Is a Budget always a budget?
By Thomas Pippos
It has been amusing watching the palpable anticipation surrounding the ‘Wellbeing Budget’.
Many have tried to get their heads around how a budget’s focus could pivot from financial to something else. In some cases also looking or hoping for a ‘magic wand’ to do something that hasn’t been done before, including at the extreme, being able to access an unlimited and constant supply of money.
And if that wasn’t enough, the last few days have further deflected from the purpose of the day which was to announce the Budget – which as the name ‘budget’ suggests, is about ‘rationing and prioritising’ through a short, medium and long term lens – as there is no unlimited supply of money.
So it was a mid-term budget by a centre left government, it was written in black ink and somewhat optimistic, notwithstanding being written during an economic autumn.
It overtly prioritised making good on infrastructure and social deficits. It assumed that the fiscal music will still be playing loud enough, accepting that all indicators show that the volume is clearly decreasing. There was effectively very little left in the tank, without going into the red, if the music stopped.
There is nothing particularly new in saying that economic measures alone don’t fully reflect national success. Non financial narratives always accompany a Budget, noting that the ‘wellbeing approach’ flows from the Treasury’s Living Standards Framework work that started in 2011. It also manifested in the phrase ‘social investment’ used by the previous Government.
And of course governments of all political persuasions look to foster a sense of wellbeing. That is, after all, one of the main ways to get elected…and re-elected...
Putting the wellbeing wrapping to the side then, what’s really different from previous budgets other than a look and feel that showcases certain expenditure and outcomes in a modified way? Quite a lot it turns out.
There seems no likelihood of any cash dividend (tax relief) under the current Government’s term. The Government’s risk appetite seems higher as the focus again has been on spending under a ‘wellbeing’ banner. And the communication is quite different.
However, budgets are meant to be multidimensional. They are meant to tell a balanced revenue and expenditure story. They are also meant to provide a narrative that looks to bring those numbers to life.
Budget ‘19 was quite different on this front. It tells a story but that story is skewed towards spending, projected as being more palatable by being badged ‘wellbeing’. It's very clever. The Government has sought to distance itself from traditional criticisms faced by centre left governments while still doing what centre left governments generally do.
Would it have been materially different under a different government? Yes.
There would still have been myriad additional spending. In some respects this is similar but clearly there would have been differences. The look and feel would have also been different. But the most substantive difference is likely to have been how much was left in the tank for the journey ahead.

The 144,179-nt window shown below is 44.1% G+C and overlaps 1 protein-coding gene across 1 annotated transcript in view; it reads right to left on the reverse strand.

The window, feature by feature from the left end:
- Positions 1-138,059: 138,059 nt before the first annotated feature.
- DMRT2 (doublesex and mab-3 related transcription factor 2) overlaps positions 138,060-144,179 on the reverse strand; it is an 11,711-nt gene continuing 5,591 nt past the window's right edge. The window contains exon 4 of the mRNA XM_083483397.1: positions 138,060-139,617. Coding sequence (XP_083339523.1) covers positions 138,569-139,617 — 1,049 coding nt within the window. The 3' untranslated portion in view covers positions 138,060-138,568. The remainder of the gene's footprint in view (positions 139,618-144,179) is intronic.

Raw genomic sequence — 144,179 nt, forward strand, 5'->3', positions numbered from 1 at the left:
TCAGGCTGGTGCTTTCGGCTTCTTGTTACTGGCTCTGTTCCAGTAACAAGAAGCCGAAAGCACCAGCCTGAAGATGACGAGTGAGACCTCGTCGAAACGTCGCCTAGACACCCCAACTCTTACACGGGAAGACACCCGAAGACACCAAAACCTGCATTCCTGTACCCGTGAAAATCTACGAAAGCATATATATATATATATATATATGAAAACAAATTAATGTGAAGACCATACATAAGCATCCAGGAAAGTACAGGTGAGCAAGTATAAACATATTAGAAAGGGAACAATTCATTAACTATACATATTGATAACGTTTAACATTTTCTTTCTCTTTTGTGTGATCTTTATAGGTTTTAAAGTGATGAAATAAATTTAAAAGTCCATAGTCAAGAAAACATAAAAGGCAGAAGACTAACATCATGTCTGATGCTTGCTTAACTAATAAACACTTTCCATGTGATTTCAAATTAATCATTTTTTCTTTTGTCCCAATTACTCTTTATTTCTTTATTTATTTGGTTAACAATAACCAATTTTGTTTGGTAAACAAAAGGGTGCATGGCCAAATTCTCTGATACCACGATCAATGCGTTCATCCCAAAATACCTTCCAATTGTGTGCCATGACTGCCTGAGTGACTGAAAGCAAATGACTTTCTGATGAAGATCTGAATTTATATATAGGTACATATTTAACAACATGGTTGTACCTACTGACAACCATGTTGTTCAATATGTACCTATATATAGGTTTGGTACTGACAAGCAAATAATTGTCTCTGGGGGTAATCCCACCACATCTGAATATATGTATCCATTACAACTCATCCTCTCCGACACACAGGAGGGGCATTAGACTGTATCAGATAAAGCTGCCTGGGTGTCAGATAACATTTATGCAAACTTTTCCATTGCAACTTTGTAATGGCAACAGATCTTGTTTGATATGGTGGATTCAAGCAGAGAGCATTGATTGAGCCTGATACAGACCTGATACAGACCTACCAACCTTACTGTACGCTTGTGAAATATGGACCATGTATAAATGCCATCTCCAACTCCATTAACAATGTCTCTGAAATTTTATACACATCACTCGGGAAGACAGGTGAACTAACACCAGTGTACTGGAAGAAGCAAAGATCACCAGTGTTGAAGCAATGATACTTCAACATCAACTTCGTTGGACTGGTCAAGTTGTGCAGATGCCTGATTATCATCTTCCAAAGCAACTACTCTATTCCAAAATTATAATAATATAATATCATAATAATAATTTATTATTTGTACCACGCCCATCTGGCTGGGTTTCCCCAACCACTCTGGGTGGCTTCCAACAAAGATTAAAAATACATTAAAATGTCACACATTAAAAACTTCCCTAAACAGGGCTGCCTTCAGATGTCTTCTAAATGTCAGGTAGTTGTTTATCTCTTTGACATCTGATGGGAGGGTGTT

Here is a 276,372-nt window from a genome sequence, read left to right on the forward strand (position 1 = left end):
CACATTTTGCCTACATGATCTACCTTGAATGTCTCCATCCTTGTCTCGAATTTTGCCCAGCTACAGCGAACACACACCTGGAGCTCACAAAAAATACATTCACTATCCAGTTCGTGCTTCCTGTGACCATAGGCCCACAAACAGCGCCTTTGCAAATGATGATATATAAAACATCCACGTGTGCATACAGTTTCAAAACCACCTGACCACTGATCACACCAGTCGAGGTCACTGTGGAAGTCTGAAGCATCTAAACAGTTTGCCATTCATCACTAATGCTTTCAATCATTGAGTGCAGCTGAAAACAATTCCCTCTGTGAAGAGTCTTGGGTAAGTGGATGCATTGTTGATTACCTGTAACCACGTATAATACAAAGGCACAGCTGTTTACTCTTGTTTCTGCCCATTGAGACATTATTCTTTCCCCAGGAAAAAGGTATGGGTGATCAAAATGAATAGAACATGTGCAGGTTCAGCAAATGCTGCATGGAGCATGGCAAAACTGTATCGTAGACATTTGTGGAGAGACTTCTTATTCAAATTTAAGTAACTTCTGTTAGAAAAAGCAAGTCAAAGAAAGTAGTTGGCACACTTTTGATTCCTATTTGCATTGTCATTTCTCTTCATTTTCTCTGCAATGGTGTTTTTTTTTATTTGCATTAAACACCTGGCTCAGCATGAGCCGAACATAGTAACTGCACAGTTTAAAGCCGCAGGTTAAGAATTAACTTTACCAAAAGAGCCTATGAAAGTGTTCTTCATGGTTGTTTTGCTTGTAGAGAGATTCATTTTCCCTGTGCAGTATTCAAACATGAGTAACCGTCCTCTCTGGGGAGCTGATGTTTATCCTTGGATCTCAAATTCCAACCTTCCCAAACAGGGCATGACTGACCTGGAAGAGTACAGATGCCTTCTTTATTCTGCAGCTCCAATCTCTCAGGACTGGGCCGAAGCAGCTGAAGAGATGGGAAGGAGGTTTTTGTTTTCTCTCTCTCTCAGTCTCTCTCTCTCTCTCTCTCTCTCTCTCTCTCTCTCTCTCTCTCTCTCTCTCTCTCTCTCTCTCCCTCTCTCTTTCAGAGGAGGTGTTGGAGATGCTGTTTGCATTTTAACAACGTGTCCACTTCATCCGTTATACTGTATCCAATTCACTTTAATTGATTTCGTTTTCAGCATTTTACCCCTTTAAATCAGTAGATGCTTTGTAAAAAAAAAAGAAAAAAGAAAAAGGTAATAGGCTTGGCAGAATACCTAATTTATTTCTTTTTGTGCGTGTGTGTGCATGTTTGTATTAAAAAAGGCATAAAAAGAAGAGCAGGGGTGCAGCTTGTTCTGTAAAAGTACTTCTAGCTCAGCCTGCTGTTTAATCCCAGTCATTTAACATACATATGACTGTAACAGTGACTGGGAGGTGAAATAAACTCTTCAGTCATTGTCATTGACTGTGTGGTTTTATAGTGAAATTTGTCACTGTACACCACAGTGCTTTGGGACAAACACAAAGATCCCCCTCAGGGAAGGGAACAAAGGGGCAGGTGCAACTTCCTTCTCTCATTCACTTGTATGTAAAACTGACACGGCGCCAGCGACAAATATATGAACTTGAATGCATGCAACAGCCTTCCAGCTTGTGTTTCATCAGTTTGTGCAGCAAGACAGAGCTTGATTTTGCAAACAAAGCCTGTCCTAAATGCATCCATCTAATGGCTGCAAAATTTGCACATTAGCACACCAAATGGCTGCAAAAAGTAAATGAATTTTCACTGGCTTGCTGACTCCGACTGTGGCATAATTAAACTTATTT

So while this was the second of three budgets that will take the current Government into the 2020 election, it probably feels more like an election budget. It will certainly be interesting to see what will happen next year when surpluses are thin and the future outlook feels like we are in autumn not spring.
The Government will be acutely aware of balancing their desire to make their mark and differentiate themselves without spooking the population, while leaving enough for next year. Also, while those with extreme positions often make the most noise, the majority of the voting public who sit at the centre are considerably less vocal and economic wellbeing weighs heavily, more so when it's not there. The recent Australian election highlights this. At the end of the day, views around the economy held by the quiet majority enabled the incumbents to cross the line first.
The great truth in democracies therefore is that economic issues resonate highly with voters; even more so when the economy is viewed as fragile as was the case in Australia. It represents their wellbeing.
The unsung hero of Budget ‘19 therefore is once again the New Zealand economy. For now, it’s the gift that keeps on giving.
Wellbeing needs to be delivered in that context, a context where the voting public’s comfort to it correlates to the economy’s overall financial wellbeing.
Budget ‘19 was then deliberately focussed on showcasing aspects of expenditure around wellbeing and aligning the current Government with those programmes. Downplayed in a noticeable way was the traditional overall financial context and its trajectory.
With global economic sentiment being cautious, will voters place the same weighting on wellbeing if economic fortunes start to turn? Time will tell as a lot can happen in a year; much of which is outside of New Zealand’s control.
As a consequence Budget ‘19 was one that promised much and in many respects delivered on its ‘wellbeing’ promise, effectively spending everything and then some as operating balance before gains and losses (OBEGAL) is projected to drop and we plan to run cash deficits.
All good as long as the music is still playing. Not so good when it stops or slows more than projected.
Moving the net Crown debt targets may therefore be more than just a nice to have. And of course other than ruling out capital gains tax, the spectre of higher taxes (on a narrow base) may also loom on the horizon.
After all, every government places different weightings on competing priorities.